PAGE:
New molecular techniques show that an iconic palm only grows in central Australia because humans moved it there thousands of years ago. It poses the question: should we still regard this as a native species? And if it’s not native, what implications does this have for species conservation and management?
The red cabbage palm, Livistona mariae, has long been thought to be a survivor from a wetter climate, hanging on in a damp micro-habitat in Palm Valley (Finke River) near Alice Springs. That story was demolished earlier this year, when it was found that the palm is a relative new-comer, having arrived a mere 15,000-30,000 years ago.
The overwhelming evidence points to Aboriginal people bringing the red cabbage palm to Palm Valley. This palm is only found in the Finke River region, although it is very closely related to another palm over 1000km to the north, with whom it shares a common ancestor.
Most species are native somewhere, so it is populations instead of species that get the native or non-native tag. Unfortunately, there is no globally agreed scientific definition of these terms. Most people understand the term native to mean occurring in a place naturally, without human intervention. Some definitions currently used in policy and management tag all individuals moved by humans as non-native, while others include a cut-off date; all populations in a place before that date are considered to be native.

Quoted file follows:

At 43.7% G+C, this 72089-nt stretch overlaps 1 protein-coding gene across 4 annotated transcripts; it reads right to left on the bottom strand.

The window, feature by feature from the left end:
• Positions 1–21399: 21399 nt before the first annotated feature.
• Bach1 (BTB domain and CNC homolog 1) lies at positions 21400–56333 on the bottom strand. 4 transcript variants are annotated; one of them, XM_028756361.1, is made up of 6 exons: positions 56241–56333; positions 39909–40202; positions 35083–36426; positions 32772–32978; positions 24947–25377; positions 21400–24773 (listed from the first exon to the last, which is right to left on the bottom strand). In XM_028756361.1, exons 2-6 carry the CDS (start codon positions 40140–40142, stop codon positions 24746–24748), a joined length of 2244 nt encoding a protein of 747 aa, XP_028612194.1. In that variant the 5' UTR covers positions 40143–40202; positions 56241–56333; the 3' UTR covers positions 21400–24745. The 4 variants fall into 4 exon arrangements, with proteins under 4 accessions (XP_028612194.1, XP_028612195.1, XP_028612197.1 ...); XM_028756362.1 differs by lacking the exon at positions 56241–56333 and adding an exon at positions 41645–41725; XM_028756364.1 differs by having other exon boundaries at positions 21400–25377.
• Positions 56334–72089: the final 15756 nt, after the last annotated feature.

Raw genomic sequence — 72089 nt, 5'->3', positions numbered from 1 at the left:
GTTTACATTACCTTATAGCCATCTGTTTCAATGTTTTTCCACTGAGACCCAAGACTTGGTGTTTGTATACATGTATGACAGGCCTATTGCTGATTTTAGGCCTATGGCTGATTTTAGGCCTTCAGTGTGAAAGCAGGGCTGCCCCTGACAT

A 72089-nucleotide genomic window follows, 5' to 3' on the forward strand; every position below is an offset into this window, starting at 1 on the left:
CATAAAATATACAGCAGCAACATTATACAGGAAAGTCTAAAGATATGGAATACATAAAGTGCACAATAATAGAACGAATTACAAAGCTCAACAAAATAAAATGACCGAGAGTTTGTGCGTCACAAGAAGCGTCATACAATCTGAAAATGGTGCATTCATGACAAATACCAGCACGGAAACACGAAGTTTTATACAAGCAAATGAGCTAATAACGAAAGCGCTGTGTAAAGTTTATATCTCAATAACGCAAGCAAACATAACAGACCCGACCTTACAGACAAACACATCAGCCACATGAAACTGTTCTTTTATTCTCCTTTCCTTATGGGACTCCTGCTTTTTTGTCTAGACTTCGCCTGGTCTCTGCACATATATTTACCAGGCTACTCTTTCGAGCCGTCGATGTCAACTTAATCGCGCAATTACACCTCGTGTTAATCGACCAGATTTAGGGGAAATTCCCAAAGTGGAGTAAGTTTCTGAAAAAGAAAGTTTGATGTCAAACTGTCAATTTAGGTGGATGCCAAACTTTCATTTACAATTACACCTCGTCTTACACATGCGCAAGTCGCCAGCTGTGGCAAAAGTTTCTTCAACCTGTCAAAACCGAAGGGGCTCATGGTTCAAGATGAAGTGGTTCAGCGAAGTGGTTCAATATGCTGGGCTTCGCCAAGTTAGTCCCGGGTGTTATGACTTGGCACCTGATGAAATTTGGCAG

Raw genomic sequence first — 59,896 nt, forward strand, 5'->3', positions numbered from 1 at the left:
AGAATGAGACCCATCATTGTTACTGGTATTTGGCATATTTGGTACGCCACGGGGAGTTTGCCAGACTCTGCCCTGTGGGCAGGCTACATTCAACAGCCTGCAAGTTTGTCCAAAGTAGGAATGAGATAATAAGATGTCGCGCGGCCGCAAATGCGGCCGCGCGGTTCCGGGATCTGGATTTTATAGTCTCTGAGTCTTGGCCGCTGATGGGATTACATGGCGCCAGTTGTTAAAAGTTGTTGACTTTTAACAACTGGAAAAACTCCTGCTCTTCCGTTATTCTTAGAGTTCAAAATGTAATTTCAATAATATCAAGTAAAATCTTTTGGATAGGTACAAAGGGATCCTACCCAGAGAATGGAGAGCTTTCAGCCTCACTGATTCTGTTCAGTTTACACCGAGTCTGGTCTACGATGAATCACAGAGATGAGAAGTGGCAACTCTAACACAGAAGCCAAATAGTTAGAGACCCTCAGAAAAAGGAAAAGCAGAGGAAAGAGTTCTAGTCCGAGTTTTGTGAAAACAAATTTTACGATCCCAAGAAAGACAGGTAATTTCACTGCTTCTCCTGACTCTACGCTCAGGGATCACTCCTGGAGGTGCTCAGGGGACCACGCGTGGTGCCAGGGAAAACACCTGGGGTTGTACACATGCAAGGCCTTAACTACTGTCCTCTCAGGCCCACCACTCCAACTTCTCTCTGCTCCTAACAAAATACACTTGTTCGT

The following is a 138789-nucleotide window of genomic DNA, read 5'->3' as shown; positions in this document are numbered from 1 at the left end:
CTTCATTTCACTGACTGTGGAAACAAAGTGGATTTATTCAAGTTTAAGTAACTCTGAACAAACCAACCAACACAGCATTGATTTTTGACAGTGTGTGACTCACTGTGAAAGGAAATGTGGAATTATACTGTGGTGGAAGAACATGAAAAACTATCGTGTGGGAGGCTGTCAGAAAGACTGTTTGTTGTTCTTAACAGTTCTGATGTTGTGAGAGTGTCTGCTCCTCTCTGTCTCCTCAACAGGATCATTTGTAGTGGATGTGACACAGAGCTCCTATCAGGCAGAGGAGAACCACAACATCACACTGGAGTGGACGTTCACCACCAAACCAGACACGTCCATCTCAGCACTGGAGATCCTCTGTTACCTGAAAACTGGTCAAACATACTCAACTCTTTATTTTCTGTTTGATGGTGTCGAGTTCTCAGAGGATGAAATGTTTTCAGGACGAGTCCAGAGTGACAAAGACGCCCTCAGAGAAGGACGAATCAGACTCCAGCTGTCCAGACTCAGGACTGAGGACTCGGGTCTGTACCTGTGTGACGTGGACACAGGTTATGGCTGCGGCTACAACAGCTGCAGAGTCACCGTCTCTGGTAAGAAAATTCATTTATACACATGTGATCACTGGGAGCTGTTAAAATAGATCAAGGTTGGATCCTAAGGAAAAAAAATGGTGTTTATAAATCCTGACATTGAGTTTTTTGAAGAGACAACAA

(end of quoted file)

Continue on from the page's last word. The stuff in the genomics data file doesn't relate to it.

Many of these arbitrary dates relate to the arrival of Europeans in the country, as if human dispersal of plants and animals before this time was somehow different. In Australia, each state, territory and the Commonwealth has its own definition; 1400 AD is used at the national level. Northern Territory legislation uses 1788 AD, but only if the plants or animals were moved by Aboriginal people.
Using an arbitrary cut-off date is an unscientific approach with little relevance in the modern world. With rapid global climate change, many species are naturally entering new territory, as they track a suitable climate to meet their needs. Shouldn’t these populations be treated as native?
What about new populations of rare and threatened species, established by humans to conserve the species in a location predicted to meet the species' future climate and habitat needs? Should these populations be treated as native? Despite the obvious human intervention, most people regard these new populations as native, regardless of whether they are 1km or 1,000km from the original population. If the species becomes invasive in its new location, we might not be so accepting.
To move away from existing outdated and inappropriate definitions of native and non-native, we can apply the new concept of a projected dispersal envelope. The projected dispersal envelope defines the region where a species could establish new populations by natural means in a given period of time.